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Project BackRub a.k.a. Google

by SMD 


There’s a terrific story in this month’s Wired magazine called the Birth of Google. It goes back to Stanford University in the summer of 1995 and tells the story of how Larry Page and Sergey Brin first met.

More interesting to me was the detailed account of the evolution of the ideas and concepts that lead to the Google search engine and the concept of PageRank.

It was based on the academic notion of judging a publication’s importance by the number of citations that it received in other publications. Larry Page extrapolated the notion to the web and developed a project called BackRub [see: Google History].

From Wired: Page and Brin noticed that BackRub’s results were superior to those from existing search engines like AltaVista and Excite, which often returned irrelevant listings. “They were looking only at text and not considering this other signal,” Page recalls. That signal is now better known as PageRank. To test whether it worked well in a search application, Brin and Page hacked together a BackRub search tool. It searched only the words in page titles and applied PageRank to sort the results by relevance, but its results were so far superior to the usual search engines – which ranked mostly on keywords – that Page and Brin knew they were onto something big.

After a couple years of refinements; in 1998:

From Google/history:..the two began calling on potential partners who might want to license a search technology better than any then available. Despite the dotcom fever of the day, they had little interest in building a company of their own around the technology they had developed.

Among those they called on was friend and Yahoo! founder David Filo. Filo agreed that their technology was solid, but encouraged Larry and Sergey to grow the service themselves by starting a search engine company. “When it’s fully developed and scalable,” he told them, “let’s talk again.” Others were less interested in Google, as it was now known. One portal CEO told them, “As long as we’re 80 percent as good as our competitors, that’s good enough. Our users don’t really care about search.”

[Don't you just love those stories of 80 Billion dollar companies that started out by being turned down by everyone they asked for money.]

It is a very interesting look at the concepts that lead to the Google Corporation and how they came to dominate the search engine market with a tiny shift in thinking. Worth a read for any Google searcher, but if you’re a web entrepreneur using Adsense or Adwords and worrying about page rank, it is essential.

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Comments

4 Responses to “Project BackRub a.k.a. Google”

  1. Eric Hamil on June 12th, 2007 10:51 pm

    “Worth a read for any Google searcher, but if you’re a web entrepreneur using Adsense or Adwords and worrying about page rank, it is essential.” While the article is historically interesting, and a good introduction to the basic concept of PageRank, it doesn’t really give you enough information to effectively act on. For that, you need a better understanding of the scale and economy of PageRank. I used the idealized formula and a spreadsheet to get answers to a couple questions that I encounter frequently in my line of work (web marketing). How Many Links Does it Take to Reach PRx? Because link quality is a major factor along with link quantity, there’s no single answer. A single PR7 link can give you PR5, while it would take somewhere in the neighborhood of 17,000 PR1 links to accomplish the same feat. As a general rule, if you want to move up one rank on the toolbar (a discrete display of continuous data), you need 3-4 links from R+1 sites, where R is the rank of your page, OR 1 link from an R+2 site, OR 18 – 19 links from sites with the same rank. How Do Outbound Links Effect PR Passing? One fact that wasn’t mentioned at all in the article is that a page doesn’t pass its full rank to every page it links to. Actually, it passes a portion of its rank (85%, according to a really outdated published formula) divided by the number of links on a page — that prevents pagerank from feeding back… So the common question is, just how many links is too many? The short answer is that the number and quality of inbound links is a much larger factor than the number of links on the page in determining how much PR is passed to the pages you link to. For example, a PR7 page with 90 outbound links passes about eighteen times as much PR as a PR4 page with only 1 outbound link.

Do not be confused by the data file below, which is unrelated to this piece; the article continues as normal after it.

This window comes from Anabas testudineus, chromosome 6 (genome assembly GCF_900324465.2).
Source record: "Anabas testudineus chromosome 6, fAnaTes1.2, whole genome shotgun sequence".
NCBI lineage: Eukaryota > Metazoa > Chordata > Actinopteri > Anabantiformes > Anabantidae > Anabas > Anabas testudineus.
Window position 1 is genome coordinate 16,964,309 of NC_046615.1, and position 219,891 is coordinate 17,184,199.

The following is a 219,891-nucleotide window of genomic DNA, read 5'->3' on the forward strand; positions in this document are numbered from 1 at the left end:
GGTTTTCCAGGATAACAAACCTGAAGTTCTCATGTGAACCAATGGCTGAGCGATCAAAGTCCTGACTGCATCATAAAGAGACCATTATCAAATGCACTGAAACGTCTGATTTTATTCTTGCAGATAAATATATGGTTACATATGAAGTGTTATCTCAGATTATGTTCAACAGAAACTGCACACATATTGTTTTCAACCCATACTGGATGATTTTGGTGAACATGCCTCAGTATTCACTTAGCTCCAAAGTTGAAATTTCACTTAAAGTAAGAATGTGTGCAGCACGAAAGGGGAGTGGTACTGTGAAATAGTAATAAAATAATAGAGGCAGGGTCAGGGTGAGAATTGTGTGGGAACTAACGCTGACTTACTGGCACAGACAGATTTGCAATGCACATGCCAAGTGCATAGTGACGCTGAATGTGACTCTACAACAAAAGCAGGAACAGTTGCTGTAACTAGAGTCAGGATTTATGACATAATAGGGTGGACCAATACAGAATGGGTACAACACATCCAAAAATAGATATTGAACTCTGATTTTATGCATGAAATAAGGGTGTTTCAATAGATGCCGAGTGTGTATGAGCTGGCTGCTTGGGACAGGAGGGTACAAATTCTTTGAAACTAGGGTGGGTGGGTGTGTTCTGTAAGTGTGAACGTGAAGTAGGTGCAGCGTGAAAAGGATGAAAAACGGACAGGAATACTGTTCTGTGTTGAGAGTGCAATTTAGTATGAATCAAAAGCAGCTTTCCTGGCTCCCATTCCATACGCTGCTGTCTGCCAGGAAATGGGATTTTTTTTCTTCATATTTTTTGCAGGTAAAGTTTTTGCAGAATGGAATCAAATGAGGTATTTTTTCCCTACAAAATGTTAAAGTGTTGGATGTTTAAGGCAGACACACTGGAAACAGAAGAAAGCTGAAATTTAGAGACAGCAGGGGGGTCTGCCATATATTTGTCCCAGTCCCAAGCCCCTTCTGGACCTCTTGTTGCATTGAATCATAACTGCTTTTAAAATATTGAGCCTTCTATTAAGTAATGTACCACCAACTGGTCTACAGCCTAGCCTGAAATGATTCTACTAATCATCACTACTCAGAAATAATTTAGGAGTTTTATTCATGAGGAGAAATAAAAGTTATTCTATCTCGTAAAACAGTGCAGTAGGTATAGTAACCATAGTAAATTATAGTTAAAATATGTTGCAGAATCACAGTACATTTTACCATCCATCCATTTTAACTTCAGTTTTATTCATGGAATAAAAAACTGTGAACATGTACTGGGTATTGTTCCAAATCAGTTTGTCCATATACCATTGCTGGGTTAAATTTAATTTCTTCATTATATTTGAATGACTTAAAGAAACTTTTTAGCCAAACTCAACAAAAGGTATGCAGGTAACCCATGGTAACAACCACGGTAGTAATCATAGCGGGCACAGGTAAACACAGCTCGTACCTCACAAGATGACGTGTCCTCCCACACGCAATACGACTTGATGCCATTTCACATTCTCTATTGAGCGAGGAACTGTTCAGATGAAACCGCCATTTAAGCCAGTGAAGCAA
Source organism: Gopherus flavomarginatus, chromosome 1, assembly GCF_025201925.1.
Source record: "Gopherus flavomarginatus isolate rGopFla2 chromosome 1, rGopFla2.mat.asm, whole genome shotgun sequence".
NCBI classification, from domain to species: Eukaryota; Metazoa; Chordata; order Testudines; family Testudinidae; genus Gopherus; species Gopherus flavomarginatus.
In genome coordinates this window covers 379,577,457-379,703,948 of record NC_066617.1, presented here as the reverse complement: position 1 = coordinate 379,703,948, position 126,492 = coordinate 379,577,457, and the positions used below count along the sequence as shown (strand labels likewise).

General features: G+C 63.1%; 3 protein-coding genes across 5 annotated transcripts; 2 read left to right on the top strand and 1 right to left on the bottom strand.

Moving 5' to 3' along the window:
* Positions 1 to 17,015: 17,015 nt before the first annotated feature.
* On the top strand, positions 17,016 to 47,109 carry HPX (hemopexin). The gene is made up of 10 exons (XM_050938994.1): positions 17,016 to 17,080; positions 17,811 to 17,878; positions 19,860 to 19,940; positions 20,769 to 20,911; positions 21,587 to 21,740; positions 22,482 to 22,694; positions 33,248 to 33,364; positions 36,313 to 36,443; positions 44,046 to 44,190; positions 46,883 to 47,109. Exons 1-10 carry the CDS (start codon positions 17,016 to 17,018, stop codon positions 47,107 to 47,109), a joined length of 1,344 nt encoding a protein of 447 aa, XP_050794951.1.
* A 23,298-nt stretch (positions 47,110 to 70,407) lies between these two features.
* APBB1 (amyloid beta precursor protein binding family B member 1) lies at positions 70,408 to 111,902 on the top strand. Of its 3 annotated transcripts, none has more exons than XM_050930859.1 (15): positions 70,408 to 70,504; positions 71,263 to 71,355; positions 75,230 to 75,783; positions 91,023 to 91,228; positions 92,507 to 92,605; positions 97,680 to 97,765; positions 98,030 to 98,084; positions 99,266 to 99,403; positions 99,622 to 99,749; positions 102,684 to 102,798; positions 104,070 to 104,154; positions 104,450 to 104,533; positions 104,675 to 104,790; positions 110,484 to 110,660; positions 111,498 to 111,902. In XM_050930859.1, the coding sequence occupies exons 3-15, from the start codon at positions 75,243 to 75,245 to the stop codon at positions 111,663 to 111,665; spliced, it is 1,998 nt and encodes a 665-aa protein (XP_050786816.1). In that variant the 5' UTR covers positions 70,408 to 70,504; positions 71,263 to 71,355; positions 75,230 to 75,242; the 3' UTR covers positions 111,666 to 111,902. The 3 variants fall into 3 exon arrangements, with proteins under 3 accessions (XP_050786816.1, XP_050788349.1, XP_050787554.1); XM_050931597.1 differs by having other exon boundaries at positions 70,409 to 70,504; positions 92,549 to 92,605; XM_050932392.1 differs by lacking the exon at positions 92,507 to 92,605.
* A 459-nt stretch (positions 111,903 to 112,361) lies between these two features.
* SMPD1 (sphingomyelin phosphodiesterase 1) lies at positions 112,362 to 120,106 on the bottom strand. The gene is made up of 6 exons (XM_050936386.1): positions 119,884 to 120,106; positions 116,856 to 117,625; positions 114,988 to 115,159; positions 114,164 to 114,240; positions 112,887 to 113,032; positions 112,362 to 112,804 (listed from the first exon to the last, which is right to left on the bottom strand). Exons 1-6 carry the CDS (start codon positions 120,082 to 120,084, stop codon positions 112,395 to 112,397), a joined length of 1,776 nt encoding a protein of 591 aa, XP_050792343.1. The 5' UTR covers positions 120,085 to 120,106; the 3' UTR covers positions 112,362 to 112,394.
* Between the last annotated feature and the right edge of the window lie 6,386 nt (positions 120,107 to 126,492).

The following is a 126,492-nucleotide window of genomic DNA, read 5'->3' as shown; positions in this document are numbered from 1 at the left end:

2. Nikki on June 12th, 2007 10:51 pm

    True. When talking to the Google engineers at the Webmaster World conference they emphasized over and over again that you cannot lose rank by linking to someone else, but you gain rank from the number of inboud links. Of course, this is contradictory to the confirmed notion the inbound links are somehow tempered by outbound links. Basically they were saying don’t be afraid to give because in doing so you will receive. Interesting how they used that time tested Truth.

  3. Google me this… « The Ministry of Charles on September 15th, 2009 4:28 pm

    [...] as Google. There wasn’t a multimillion-dollar research lab funding their unfortunately named “BackRub” project in their Stanford dorms. Similarly, Web 2.0’s beauty, and enigma, is exemplified in [...]

  4. Top 10 Tools & Techniques for Recruiting » 2009 » December » 05 on December 5th, 2009 9:57 am

    [...] fact, when Google’s predecessor started out as Larry Page’s “BackRub” < http://www.smartmoneydaily.com/business/project-backrub-aka-google.aspx&gt; in the 1990s, finding backlinks was its only aim! However, not all backlinks are shown in [...]

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